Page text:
The purpose of this inventory is to see who has access to which devices, and to see if all those people actually need access. Limiting access by changing and hardening passwords is a direct way to avoid the disgruntled employee from copying files for others. For example, few employees should have access to accounting information or bank accounts. Limit access whenever possible to those individuals who have a proven need to know.
A second purpose of this inventory is to ensure you are backing up information from all those devices in the case of a breach or virus. Seeing the number of devices on a page gives you checklist access to ensure each device has some means of regular backup. Also, it makes you decide where and who has access to those backups. The overall goal is to strengthen every asset in your office, limit employee access when access is not necessary, and make sure backups are updating.
Weak passwords are the easiest way to hack into private information. This includes networks, Wi-Fi, email, and all other accounts we are forced to use every day. The experts recommend using a password manager, which can generate very strong passwords, and you only need to remember one very strong password to access that manager program. As a general rule, in making our passwords we are told to avoid dictionary words, foreign words, slang or jargon, and names associated with you. We should use 12 or more characters, upper and lowercase, and numbers and symbols.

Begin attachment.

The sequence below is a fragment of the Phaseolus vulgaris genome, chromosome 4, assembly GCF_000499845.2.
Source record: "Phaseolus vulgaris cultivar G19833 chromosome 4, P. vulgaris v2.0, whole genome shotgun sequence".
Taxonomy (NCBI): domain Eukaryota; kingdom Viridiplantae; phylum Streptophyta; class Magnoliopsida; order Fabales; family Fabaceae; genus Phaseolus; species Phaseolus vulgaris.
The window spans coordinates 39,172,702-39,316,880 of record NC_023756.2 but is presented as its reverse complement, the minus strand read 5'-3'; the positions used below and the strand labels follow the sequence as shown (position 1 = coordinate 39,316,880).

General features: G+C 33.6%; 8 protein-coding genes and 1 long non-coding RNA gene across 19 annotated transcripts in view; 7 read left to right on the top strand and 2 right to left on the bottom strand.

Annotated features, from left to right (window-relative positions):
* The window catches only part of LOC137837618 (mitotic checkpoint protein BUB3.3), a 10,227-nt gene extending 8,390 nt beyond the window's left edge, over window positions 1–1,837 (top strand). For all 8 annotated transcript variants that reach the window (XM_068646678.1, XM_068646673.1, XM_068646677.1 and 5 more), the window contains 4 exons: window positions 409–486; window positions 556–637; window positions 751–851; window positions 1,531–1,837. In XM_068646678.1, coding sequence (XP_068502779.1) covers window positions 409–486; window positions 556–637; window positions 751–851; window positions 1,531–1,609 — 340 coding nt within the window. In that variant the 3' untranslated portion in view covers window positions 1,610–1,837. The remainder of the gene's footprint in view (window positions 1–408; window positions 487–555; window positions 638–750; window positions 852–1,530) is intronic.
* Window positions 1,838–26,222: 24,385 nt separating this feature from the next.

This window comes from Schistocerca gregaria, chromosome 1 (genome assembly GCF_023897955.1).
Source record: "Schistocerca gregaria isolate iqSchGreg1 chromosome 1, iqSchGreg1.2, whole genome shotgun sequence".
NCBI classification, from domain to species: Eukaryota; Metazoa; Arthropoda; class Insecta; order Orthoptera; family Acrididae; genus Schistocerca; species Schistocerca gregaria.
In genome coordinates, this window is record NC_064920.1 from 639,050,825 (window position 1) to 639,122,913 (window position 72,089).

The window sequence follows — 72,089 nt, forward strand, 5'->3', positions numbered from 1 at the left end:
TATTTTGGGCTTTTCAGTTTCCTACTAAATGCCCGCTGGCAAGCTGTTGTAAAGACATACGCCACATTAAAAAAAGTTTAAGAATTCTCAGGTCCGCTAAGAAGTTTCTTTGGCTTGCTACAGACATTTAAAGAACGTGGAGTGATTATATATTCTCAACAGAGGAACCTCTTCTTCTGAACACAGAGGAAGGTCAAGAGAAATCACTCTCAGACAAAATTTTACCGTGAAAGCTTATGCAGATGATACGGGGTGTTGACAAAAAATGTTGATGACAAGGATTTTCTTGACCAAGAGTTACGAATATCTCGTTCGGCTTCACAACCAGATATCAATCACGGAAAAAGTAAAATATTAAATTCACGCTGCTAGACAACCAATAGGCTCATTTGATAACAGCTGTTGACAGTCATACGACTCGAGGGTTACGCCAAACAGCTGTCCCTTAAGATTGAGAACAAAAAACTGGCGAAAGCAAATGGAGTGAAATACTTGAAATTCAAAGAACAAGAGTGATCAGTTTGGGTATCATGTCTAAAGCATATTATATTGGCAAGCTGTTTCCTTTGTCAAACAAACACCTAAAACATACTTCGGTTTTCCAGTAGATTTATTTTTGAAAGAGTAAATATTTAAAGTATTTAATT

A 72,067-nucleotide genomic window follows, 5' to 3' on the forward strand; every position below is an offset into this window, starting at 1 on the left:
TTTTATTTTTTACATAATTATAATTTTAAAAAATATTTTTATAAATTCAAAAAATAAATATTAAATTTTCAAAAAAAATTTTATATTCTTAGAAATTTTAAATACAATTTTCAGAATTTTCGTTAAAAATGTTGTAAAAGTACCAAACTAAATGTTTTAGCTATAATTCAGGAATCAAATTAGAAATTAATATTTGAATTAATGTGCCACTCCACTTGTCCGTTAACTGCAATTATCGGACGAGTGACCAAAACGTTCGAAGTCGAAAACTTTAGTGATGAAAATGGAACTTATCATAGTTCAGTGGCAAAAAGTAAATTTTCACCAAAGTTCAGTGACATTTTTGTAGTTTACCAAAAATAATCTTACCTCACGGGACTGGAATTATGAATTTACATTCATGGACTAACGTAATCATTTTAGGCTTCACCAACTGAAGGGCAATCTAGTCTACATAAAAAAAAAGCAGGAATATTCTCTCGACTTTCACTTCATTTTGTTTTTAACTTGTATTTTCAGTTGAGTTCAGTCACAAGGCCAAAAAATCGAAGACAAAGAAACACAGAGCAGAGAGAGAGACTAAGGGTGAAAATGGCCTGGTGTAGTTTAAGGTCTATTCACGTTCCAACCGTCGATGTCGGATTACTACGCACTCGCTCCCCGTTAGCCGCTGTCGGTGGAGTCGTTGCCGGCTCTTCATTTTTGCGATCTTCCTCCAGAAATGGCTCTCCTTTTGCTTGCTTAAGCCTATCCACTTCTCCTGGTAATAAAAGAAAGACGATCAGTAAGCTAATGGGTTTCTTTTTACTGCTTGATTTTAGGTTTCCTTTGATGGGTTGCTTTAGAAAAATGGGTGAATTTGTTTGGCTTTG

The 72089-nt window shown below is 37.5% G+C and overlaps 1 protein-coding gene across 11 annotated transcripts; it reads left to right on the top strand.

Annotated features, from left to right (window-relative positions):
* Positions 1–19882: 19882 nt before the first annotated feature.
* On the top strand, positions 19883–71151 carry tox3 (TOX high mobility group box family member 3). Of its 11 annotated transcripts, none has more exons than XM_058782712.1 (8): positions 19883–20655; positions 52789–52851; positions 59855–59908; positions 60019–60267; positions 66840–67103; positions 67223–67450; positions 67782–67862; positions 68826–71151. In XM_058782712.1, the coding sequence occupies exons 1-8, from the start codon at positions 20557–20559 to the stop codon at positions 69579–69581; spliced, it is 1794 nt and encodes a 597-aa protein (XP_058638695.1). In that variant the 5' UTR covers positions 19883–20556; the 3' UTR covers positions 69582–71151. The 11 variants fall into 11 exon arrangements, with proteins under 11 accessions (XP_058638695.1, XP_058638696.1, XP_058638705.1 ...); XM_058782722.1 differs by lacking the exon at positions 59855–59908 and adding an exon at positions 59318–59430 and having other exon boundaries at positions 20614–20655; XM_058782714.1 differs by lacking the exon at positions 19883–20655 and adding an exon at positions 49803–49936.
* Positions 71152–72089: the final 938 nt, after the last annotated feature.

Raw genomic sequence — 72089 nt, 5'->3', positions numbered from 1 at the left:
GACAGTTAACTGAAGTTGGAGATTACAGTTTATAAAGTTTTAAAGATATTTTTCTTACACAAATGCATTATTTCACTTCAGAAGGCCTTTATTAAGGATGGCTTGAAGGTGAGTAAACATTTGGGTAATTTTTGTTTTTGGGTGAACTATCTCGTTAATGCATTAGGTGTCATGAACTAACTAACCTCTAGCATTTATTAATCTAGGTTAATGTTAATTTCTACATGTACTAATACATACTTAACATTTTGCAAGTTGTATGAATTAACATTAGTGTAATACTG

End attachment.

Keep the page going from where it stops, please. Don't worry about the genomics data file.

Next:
In our office, we are required to have 12-digit passwords changed every 90 days. Further, we have dual authentication if we’re logging in from another computer, which means every attempt to login sends a multi-digit code to our cellphones to ensure we are the person logging in. It only takes another 20 seconds, but it gives us a great sense of security. Gmail and most providers will enable dual authentication for added security.
Fortify Your Office
In my CLE lectures, I humorously advise, “Don’t let your 15 year old set up your Wi-Fi.” Sure, they’ll do a better job than you will but won’t employ the standards needed, nor change the manufacturer’s password. Always remember that the same rules should apply to your Wi-Fi as your email: generate a very strong password, require network authentication, and select Wireless Protected Access 2, or WPA2, for most small practices. Most importantly, make sure you have a separate guest network from your office network. Most routers support one or more guest networks. Don’t use a router that does not have separate guest network capability.
Simple Updates to Your